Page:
Friday, December 2, 2011

Jimmy Warren-electric piano

The back cover to Jerry Garcia's 1982 lp Run For The Roses, with Jimmy Warren on piano
When Deadheads discuss the various musicians who played with Jerry Garcia in his many projects, the same words come up over and over: talented, professional, even legendary. Even younger players with less of a pedigree are generally identified as being promising and good accompanists. These adjectives are testimonies to the high musical standards of the Jerry Garcia Band in its various incarnations. Yet for many fans there's one significant exception to the rollcall of band members: Jimmy Warren. Warren played Fender Rhodes electric piano with the Jerry Garcia Band from January 1981 until June 1982, and no one has a good word to say about his playing. However, Warren was in the Garcia Band for 17 months, and the band made some great music, so Garcia and John Kahn must have felt he brought something to the band, even if fans didn't. As part of my series reviewing the musical biographies of people who played with Jerry Garcia, I will attempt to summarize what little is known about Warren's career, and pose a hypothesis as to what musical goals Garcia and John Kahn were trying to accomplish.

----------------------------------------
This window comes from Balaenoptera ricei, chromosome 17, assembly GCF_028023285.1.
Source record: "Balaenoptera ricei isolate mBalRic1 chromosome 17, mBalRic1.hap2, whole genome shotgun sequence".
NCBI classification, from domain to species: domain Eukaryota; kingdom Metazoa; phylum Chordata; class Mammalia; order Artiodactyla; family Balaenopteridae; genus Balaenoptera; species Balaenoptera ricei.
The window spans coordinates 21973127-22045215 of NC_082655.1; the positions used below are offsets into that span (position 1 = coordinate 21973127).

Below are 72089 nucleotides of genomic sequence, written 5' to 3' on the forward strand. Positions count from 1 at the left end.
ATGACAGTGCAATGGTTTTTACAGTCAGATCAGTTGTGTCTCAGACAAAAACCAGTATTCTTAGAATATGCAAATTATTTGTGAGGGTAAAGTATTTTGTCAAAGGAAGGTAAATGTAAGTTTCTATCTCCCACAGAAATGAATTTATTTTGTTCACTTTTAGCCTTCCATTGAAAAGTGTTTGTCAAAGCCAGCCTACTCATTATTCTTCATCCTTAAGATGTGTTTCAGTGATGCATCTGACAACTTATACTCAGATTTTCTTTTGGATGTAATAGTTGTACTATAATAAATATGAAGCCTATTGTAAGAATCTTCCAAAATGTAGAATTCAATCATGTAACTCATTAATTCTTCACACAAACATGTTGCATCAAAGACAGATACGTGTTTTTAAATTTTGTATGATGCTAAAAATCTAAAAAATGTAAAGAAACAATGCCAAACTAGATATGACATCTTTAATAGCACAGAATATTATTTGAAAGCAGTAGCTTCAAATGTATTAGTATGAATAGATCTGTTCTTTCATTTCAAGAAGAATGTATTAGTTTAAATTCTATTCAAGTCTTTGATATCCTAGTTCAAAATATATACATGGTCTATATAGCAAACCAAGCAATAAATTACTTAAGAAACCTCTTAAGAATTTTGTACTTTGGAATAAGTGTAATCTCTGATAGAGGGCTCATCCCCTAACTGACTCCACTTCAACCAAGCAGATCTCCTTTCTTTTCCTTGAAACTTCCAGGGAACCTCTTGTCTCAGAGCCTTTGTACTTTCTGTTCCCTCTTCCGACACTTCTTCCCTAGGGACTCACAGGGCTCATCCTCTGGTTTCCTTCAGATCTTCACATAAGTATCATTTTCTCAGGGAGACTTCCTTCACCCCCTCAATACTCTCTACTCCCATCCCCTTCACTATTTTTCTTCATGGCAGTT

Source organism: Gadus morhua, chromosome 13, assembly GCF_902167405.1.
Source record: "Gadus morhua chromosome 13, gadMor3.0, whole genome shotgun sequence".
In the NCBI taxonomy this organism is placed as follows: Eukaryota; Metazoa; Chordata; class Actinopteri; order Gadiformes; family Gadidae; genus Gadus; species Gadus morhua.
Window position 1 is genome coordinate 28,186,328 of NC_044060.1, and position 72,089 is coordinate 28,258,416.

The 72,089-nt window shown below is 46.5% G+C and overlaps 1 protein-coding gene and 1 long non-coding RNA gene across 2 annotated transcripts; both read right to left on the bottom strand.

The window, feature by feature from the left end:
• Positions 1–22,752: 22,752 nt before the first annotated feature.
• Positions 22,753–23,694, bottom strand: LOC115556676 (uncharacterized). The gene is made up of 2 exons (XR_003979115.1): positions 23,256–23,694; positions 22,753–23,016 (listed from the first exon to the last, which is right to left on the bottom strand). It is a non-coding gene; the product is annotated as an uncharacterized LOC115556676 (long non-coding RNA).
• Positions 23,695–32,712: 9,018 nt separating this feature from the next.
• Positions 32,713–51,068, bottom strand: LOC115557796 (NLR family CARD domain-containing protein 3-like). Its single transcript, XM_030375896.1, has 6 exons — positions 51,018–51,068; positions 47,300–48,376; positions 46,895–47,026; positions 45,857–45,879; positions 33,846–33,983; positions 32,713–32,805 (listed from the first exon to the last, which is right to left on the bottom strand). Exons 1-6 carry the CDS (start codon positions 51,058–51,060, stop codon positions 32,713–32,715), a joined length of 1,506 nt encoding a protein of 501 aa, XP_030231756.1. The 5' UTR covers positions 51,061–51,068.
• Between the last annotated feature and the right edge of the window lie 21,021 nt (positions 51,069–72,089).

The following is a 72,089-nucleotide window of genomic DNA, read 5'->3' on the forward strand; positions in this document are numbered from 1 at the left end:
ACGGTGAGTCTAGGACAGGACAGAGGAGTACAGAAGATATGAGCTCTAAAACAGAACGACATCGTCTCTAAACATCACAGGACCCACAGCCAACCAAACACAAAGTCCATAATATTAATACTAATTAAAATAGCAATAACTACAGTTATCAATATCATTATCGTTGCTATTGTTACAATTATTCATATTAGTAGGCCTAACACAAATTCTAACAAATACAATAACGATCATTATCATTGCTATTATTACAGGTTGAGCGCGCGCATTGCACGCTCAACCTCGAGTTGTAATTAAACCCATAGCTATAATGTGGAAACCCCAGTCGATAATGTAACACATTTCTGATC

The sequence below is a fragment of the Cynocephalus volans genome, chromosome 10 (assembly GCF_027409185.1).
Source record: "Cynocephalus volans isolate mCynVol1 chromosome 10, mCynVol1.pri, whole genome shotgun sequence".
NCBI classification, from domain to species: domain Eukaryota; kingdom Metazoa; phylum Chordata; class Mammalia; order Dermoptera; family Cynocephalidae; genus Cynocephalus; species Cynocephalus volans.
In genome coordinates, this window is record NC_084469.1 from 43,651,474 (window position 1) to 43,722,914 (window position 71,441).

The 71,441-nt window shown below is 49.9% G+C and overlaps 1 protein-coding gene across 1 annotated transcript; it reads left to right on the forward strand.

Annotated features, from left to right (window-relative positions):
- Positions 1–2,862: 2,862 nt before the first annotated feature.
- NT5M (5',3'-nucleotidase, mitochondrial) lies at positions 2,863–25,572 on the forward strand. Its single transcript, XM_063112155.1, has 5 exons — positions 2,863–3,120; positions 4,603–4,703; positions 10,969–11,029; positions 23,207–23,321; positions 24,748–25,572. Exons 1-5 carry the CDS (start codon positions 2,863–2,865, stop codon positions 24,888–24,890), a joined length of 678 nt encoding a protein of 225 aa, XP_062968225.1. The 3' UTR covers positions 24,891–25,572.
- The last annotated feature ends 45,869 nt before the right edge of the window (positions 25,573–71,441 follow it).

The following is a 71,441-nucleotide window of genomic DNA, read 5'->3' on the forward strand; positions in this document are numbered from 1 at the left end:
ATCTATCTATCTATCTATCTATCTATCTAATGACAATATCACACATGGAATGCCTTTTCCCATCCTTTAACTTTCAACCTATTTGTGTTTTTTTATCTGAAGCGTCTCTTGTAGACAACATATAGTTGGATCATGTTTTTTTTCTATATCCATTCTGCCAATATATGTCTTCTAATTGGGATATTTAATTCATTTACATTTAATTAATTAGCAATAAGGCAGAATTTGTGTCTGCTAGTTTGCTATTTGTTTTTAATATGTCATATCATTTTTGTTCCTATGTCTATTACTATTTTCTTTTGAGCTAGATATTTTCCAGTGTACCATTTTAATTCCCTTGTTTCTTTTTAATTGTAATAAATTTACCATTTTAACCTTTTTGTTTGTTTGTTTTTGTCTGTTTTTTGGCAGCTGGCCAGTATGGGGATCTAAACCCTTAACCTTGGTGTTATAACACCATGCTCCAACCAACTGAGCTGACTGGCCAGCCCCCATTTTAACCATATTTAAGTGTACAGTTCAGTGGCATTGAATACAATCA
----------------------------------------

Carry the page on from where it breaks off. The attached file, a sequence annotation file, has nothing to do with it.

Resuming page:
Background: Jerry Garcia Band 1980 vs 1981
In late 1979, Jerry Garcia and John Kahn had put together a compact version of the Jerry Garcia Band, a quartet that included keyboardist Ozzie Ahlers and drummer Johnny De Foncesca. When De Foncesca died in an auto accident, Gregg Errico was drafted for a Summer 1980 tour, but the Garcia Band went dormant for the balance of the year. When the Garcia Band re-appeared in January 1981, it was with an entirely new lineup. All the evidence suggests that Garcia and Kahn had completely re-thought the entire band. Besides a new drummer, Daoud Shaw, who had played with Van Morrison, the new JGB featured two keyboard players, organist Melvin Seals and Jimmy Warren on Fender Rhodes. Seals was somewhat known to rock fans. I myself had seen him play with Elvin Bishop in 1979, and I knew he was an excellent player. Warren, however, was a complete mystery.

Garcia rarely if ever said anything from the stage in those days, so for a long time I didn't even know the name of his electric piano player. I had somehow figured out that Seals was the organ player, but I think I saw a listing in BAM Magazine, which mentioned the new band members and I learned Warren's name some months after he began performing with Garcia. I looked all over for any hints as to what bands Warren might have been in, but I drew a blank. In fact, I drew a blank for the next fifteen years. During Warren's 18 months ith the Jerry Garcia Band, it was hard to see why he was in the band. While Melvin Seals' swirling Hammond organ provided a sophisticated counterpoint to Garcia and Kahn, Warren stuck to the beat on his Fender Rhodes. Sometimes Warren wasn't very audible, and over the years listeners have criticized him for seeming to tie the band down. Warren took the occasional, brief solo, but his role clearly wasn't tied to that.